[ACCEPTED]-Can I load external stylesheets on request?-lightbox

Accepted answer
Score: 70

Yup: if you create a <link> tag linking to a stylesheet 19 and add it to the <head> tag, the browser will 18 load that stylesheet.


$('head').append('<link rel="stylesheet" type="text/css" href="lightbox_stylesheet.css">');

However, as per @peteorpeter’s comments, this doesn’t 17 work in IE 8 or under — there, you need 16 to either:

  1. append the <link> before setting its href; or
  2. use IE’s document.createStyleSheet() method

Also, checking whether a link 15 has already been added doesn’t work reliably 14 across all browsers.

I would also question part of your premise:

I want to avoid loading 13 lightbox JS and CSS files onload, unless 12 requested by the user.

Why? To reduce page 11 weight? I can understand the desire, but 10 you should measure the size of your CSS 9 and JS files (after minification and gzipping) with 8 the lightbox code in there, and without, to 7 see whether the reduction is worth:

  1. the added complexity of loading on-demand; and
  2. the slightly reduced responsiveness of the lightbox (because when loading on-demand, the lightbox will have to wait for its own CSS and JS to load before it can do its thing)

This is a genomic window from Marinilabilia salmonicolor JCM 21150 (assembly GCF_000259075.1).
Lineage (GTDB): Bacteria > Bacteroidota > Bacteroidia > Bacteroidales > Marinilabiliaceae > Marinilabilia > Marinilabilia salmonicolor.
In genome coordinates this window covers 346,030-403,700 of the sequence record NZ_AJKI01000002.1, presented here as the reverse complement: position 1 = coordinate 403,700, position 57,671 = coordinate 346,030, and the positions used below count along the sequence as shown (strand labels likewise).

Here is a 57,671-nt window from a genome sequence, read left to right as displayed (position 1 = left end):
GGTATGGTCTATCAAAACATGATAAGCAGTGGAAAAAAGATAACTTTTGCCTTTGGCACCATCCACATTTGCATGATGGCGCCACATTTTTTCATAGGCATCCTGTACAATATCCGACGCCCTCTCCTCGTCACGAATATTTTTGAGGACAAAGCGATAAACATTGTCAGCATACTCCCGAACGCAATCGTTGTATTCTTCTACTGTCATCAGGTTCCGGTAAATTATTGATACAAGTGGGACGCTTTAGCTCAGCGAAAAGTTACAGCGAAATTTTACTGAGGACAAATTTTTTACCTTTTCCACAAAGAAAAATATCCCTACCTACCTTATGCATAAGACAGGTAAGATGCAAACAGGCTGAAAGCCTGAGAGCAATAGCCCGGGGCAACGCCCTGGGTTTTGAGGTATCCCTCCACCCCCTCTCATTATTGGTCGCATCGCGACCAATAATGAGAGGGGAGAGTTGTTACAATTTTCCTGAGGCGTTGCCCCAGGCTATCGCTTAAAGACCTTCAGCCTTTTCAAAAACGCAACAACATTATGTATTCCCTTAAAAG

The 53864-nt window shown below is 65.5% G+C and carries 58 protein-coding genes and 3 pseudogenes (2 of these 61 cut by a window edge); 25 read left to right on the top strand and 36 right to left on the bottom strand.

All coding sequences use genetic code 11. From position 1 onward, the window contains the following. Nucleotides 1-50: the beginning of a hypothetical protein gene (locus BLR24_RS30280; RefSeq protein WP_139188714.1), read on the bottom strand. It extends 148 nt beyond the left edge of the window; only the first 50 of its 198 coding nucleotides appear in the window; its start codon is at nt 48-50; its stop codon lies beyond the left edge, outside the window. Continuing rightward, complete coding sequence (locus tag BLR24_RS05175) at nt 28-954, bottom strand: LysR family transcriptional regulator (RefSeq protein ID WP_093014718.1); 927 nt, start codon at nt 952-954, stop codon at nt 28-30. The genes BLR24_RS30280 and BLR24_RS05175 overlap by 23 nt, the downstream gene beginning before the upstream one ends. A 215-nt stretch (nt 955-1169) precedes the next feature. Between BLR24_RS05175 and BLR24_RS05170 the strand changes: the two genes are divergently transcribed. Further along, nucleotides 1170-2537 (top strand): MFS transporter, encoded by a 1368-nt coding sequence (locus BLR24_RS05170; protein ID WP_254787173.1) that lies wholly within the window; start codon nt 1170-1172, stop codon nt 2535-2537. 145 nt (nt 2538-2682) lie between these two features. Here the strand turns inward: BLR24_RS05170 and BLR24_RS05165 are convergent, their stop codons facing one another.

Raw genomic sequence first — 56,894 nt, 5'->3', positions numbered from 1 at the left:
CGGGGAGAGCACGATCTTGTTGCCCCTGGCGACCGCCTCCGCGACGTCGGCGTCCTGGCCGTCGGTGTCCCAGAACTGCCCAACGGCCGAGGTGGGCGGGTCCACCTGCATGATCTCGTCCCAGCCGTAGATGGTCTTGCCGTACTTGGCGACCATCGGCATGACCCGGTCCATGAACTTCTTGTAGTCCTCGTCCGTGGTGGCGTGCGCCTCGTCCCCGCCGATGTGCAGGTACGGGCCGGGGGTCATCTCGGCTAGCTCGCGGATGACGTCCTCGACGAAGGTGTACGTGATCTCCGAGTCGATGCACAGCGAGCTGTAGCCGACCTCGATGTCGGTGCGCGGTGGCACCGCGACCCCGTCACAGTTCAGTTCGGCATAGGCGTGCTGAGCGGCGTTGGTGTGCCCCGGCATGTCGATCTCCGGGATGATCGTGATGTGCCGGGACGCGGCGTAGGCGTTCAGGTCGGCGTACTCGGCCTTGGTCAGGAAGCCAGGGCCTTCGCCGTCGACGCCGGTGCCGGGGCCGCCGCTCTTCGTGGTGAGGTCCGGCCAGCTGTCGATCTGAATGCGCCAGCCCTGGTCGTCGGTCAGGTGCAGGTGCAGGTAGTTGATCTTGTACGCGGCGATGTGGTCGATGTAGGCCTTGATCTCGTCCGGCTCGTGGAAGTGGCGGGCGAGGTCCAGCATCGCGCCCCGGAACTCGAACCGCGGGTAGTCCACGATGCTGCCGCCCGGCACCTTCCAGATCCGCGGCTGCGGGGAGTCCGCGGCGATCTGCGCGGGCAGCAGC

After 6 minification and gzipping, there may well 5 not be that much difference.

And bear in 4 mind that you can instruct the browser to 3 cache your CSS and JS for a long time, meaning 2 it only gets downloaded when a user visits 1 your site with an empty cache.

Score: 28
$('<link/>', {rel: 'stylesheet', href: 'myHref'}).appendTo('head');


Score: 12

You could do:



Score: 5

You can add references to external stylesheets 9 simply by adding dynamic HTML content in 8 the head:

$('head').append('<link rel="stylesheet" href="style.css" type="text/css" />');

This content gets inserted in the 7 DOM, and subsequently rendered normally, in 6 this case causing a fetch of an external 5 stylesheet.

Pay attention to cletus' answer 4 as well however, as if you're not careful 3 with dynamic loading of static content, it 2 can end up costing you in page load time 1 and excessive resource transfer.

Score: 2

Generally you're better off just including 7 all you need assuming you're doing so correctly.

By 6 that I mean that best practice for static 5 content (images, Javascript, CSS) is to:

  • minimize external HTTP requests (minimize # of files);
  • version the files and use a far futures Expires header;
  • minify and compress content as appropriate.

so 4 a user will only ever download a given file 3 once until it changes.

Dynamically loading 2 CSS and Javascript, unless it is exceptionally 1 large, is typically unwarranted and counterproductive.

Score: 2

IE issues...

I was crashing IE 6,7,8 with

$('head').append( $('<link rel="stylesheet" type="text/css" />').attr('href', 'assets/css/jquery.fancybox-1.3.4.css') );

Just 2 copied them into the main sheet to avoid 1 another http req, voila.

Score: 0

We can append it directly by

$("head").append($("<link rel='stylesheet' href='style.css' type='text/css' media='screen' />"));


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